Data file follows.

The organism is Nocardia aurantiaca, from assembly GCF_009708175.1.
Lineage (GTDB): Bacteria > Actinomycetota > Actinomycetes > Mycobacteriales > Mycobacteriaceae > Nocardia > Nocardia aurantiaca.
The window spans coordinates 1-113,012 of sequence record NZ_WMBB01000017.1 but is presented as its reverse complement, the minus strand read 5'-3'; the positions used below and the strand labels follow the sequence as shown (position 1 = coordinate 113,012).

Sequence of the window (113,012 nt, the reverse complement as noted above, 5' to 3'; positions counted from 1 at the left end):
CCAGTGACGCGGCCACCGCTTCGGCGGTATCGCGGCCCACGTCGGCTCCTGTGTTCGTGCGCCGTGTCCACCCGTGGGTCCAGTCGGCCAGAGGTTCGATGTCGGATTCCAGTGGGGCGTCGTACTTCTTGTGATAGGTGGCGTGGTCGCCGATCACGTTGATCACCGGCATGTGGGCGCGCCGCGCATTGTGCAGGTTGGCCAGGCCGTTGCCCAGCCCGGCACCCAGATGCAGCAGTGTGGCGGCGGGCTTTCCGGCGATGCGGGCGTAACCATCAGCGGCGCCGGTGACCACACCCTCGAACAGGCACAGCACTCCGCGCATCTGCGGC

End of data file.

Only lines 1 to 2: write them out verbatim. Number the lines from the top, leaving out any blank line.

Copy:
The organism is Nocardia aurantiaca, from assembly GCF_009708175.1.
Lineage (GTDB): Bacteria > Actinomycetota > Actinomycetes > Mycobacteriales > Mycobacteriaceae > Nocardia > Nocardia aurantiaca.